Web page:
History

The history of Tirindrish House

IMG_3115Tirindrish or Tir-nar-dris as this house has also been called is from the Gaelic meaning ‘house of the briars’.

Local history books mention its existence in 1610 and it is believed that there has been a dwelling on this elevated site dating back to Druid times.

In 1745 it was the home of MacDonell, the laird of Tirindrish, who launched the first skirmish of the Jacobite Rebellion on August 16th of that year. With help from the MacDonells of Keppoch he ambushed a party of Government troops who were marching to Fort William to strengthen the garrison following the landing of Prince Charlie in Scotland.

The area was then densely wooded and although the party was only twelve men strong including a piper, they tricked the soldiers into believing they were facing a much larger party and were surrounded….the soldiers surrendered.

After the battle of Culloden, government troops returned to Tirindrish and burned the house, destroying much of it. The family fled into the countryside, burying, it is said, the family valuables and silver in the grounds of the house.

MacDonell was captured and found guilty of taking part in the up-rising. He was sentenced to death at Carlisle Castle on October 18th 1746 and hanged. It is said his head was left on a spike outside the castle for many months to remind those who may rise against the Government again, what would lie in wait.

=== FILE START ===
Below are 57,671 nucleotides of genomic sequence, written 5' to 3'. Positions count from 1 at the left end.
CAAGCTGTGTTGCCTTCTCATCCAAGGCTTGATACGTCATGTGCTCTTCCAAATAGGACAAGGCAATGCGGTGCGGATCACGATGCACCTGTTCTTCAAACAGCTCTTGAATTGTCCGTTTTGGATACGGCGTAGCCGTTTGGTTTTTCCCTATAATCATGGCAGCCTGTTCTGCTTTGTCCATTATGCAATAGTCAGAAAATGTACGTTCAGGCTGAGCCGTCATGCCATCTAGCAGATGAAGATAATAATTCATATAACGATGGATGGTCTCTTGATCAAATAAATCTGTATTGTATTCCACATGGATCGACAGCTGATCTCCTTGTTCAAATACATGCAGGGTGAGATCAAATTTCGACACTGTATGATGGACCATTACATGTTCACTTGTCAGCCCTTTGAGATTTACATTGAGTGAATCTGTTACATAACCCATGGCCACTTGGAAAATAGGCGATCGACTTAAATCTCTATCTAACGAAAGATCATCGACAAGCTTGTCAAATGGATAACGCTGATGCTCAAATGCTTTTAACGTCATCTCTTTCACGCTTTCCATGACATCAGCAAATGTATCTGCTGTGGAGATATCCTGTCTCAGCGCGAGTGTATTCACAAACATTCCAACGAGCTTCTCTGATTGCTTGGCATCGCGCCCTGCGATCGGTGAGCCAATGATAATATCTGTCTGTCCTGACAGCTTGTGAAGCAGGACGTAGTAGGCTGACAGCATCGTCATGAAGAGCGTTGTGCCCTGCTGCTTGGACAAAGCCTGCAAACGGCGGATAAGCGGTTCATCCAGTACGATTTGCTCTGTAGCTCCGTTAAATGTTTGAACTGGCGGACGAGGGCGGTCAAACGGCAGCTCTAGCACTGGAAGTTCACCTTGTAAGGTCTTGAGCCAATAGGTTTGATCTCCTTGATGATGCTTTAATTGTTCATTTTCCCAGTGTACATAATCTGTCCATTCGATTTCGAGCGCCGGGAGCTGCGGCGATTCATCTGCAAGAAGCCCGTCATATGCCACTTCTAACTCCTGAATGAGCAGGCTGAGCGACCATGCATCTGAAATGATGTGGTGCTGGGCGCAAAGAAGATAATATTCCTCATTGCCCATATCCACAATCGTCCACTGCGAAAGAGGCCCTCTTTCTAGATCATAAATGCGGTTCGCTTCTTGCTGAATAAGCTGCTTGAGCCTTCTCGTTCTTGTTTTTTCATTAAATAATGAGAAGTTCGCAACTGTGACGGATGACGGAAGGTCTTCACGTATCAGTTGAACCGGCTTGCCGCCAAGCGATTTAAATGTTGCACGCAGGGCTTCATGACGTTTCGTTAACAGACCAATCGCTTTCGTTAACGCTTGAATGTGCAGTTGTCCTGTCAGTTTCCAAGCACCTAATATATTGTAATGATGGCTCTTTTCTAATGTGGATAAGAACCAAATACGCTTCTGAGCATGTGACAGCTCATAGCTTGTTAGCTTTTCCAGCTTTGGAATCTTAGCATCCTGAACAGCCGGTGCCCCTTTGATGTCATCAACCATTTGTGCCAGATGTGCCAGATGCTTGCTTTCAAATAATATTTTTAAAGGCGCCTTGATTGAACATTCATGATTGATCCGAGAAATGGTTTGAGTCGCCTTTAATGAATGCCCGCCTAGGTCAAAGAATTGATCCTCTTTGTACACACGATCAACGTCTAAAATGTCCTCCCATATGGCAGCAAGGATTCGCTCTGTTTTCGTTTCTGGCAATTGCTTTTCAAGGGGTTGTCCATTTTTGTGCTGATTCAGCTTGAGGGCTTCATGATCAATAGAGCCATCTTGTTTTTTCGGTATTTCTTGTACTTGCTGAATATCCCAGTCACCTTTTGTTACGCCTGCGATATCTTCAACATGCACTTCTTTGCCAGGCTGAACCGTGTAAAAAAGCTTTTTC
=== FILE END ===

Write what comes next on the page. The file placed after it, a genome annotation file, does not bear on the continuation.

The house was very soon rebuilt and the ‘old’ part of this building is much as it was with its thick stone walls which remained after the fire.

Since then the house has seen much. It garrisoned Home Guard soldiers during World War II and there is still an old iron shooting target in the grounds, it was the scene of a Lady Chatterley’s Lover style affair between owner & gardener in the sixties which rocked the community and has also been a doctor’s surgery.

Found in the porch of the house are two beautiful stained glass windows which feature the white rose of the Jacobites, a third window is found towards the rear of the house. These windows were inspired by pieces of glass from a much earlier stained glass window that were found in the grounds of the house and are thought to have come from the original MacDonell house. These fragments were sent to a master stained glass window maker in England who created the stunning windows you see today. The rose now also adorns our own Tirindrish House B&B Logo.

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